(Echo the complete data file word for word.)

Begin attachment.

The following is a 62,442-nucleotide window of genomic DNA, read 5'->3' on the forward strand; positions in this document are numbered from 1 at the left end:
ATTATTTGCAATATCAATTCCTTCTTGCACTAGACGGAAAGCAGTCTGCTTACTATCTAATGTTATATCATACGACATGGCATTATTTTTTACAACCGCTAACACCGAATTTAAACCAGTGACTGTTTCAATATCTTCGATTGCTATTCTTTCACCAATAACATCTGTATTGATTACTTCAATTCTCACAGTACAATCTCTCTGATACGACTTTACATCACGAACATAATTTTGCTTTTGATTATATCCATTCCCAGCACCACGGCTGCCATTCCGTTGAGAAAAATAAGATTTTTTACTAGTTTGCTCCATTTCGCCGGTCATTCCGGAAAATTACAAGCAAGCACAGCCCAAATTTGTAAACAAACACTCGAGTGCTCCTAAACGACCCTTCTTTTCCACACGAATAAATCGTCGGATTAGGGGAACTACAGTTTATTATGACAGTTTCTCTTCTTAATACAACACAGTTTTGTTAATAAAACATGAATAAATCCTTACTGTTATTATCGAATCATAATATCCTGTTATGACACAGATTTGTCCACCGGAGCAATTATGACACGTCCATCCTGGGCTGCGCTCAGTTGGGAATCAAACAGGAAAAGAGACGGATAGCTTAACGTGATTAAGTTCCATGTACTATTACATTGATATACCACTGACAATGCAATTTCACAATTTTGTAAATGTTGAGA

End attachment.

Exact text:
The following is a 62,442-nucleotide window of genomic DNA, read 5'->3' on the forward strand; positions in this document are numbered from 1 at the left end:
ATTATTTGCAATATCAATTCCTTCTTGCACTAGACGGAAAGCAGTCTGCTTACTATCTAATGTTATATCATACGACATGGCATTATTTTTTACAACCGCTAACACCGAATTTAAACCAGTGACTGTTTCAATATCTTCGATTGCTATTCTTTCACCAATAACATCTGTATTGATTACTTCAATTCTCACAGTACAATCTCTCTGATACGACTTTACATCACGAACATAATTTTGCTTTTGATTATATCCATTCCCAGCACCACGGCTGCCATTCCGTTGAGAAAAATAAGATTTTTTACTAGTTTGCTCCATTTCGCCGGTCATTCCGGAAAATTACAAGCAAGCACAGCCCAAATTTGTAAACAAACACTCGAGTGCTCCTAAACGACCCTTCTTTTCCACACGAATAAATCGTCGGATTAGGGGAACTACAGTTTATTATGACAGTTTCTCTTCTTAATACAACACAGTTTTGTTAATAAAACATGAATAAATCCTTACTGTTATTATCGAATCATAATATCCTGTTATGACACAGATTTGTCCACCGGAGCAATTATGACACGTCCATCCTGGGCTGCGCTCAGTTGGGAATCAAACAGGAAAAGAGACGGATAGCTTAACGTGATTAAGTTCCATGTACTATTACATTGATATACCACTGACAATGCAATTTCACAATTTTGTAAATGTTGAGA